Enter Louis Zukofsky—or rather cue the Objectivists, whose American run would outlast that of any comparable artistic movement in 20th Century Europe, not excluding the surrealists—from about 1922, to well into the 1970’s, and even beyond. Their movement’s frequently mentioned, but little discussed Anthology, with its usual, famous for being famous suspects—Oppen and Niedecker, Reznickoff and Rakosi (but most singularly excepting W. C. Williams)—all duly rounded up, appeared in 1932; but its fanfare exceeded its sales by several orders of magnitude. And that pretty much describes how the careers of its contributors fared over the years: a steady trickle of slim volumes, punctuated by systolic and diastolic blips on the Big Board, and accompanying slippages from the radar screen—the whole affair having, depressingly, the tenor of chords of oblivion being muffledly resolved. Zukofsky’s career, especially. Gradually the obscurity he learned to work in hardened to resentful gloom, and from the ‘50’s on, a stoicism burnished with single-mindedness, unswerving devotion to family, and an almost fanatical obsession with the poetic craft that served to isolate him from less fastidious contemporaries. He continued to write English as a scrupulous translator of its upper and lower harmonics that no one but he could accurately hear—for him, the layered sonorities that were at once English’s buried treasure and distinguishing hallmark.
     For once, an American poet’s having spoken a language other than English—in Zukofsky’s case, Yiddish—for the first 12 years of his life made it possible for the idiomatic and cadential talents of a Walt Whitman to merge with the eastern European provincializing catholicity of a Joseph Conrad on the unlikeliest meeting ground of all: the Jewish soul of a Bach-suffused, but inordinately frustrated, musical genius. (Bach in Zukofsky: a creek always ready at a moment’s notice to flashflood into a river of onrushing song.) The end product was a verse capable of producing sounds never before heard on these or any other shores; but rather more disquietingly, it proved a fusion plagued by fissions all too prone to assume critical mass. Some he had managed to keep under control; others would burst the seams of what already seemed to many an unconscionable breach of faith with poetic tradition.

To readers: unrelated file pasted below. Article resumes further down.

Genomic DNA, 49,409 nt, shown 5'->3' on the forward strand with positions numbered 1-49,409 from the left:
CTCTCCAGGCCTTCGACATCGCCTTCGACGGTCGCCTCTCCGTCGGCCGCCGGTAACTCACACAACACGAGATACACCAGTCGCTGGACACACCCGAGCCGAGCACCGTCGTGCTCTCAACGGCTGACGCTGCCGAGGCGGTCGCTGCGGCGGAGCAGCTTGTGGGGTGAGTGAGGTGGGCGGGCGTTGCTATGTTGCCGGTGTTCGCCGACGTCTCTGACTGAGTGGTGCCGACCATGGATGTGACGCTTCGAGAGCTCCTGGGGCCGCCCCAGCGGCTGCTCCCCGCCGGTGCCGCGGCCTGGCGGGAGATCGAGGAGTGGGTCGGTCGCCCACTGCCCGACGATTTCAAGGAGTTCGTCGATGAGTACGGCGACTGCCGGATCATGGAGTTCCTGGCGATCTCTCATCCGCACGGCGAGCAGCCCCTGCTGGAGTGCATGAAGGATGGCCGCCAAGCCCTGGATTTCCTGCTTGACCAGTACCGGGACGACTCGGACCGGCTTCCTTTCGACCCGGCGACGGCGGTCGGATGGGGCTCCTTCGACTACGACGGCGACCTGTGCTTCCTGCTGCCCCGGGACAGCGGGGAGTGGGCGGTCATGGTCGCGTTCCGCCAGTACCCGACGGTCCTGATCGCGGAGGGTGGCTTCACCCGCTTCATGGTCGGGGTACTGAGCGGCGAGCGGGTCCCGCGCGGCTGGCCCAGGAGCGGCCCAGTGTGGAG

Originality in poetry may in revolutionary times proceed by leaps and bounds, but unless the bounds rein in the leaps, only boundless leaping reigns. Which, needless to say, benefits neither poetry nor the role ideally assumed by originality in the arts, a wild card as difficult to play as that of non-heretical reformer within the Church of Rome.
     When a poet carries originality to an extreme of conventional adaptation—which is to say, when he becomes more determined to extend the ringing of changes upon ornamentals and accidentals in Western poetry beyond even the Outer Hebrides of obscurantist renascencing reached by an Ezra Pound—then it should surprise no one to find epithets such as “unconscionable” being lobbed about by those unable to keep the flights of leapers like Zukofsky within acceptable bounds. In much the way his tilt with cellular Communism in the 1930’s inclined him toward a quixotic Marxism restrained from Bolshevist folly by a Panzaic pluralism of uncommon senses, his jousts with Pound would keep his literary ties old but his vision of America unerringly young, even while he engaged in contretemps with the elder poet over such matters as Cavalcanti’s real slant on “the nature of commodity.” In “A” –9, Zukofsky’s translation of “Donna mi prega” sounds like Marx but sings like no economist has since St. Thomas created the dismal science by dropping all economic pursuits after peaking poetically with his disquisition, contra usuram, on the Just Price. (Celia Zukofsky in conversation with Carroll F. Terrell, on the subject of philosophers her husband read and was influenced by:

         C:   Aristotle, he was very fond of Aristotle and Plato. Then Aquinas.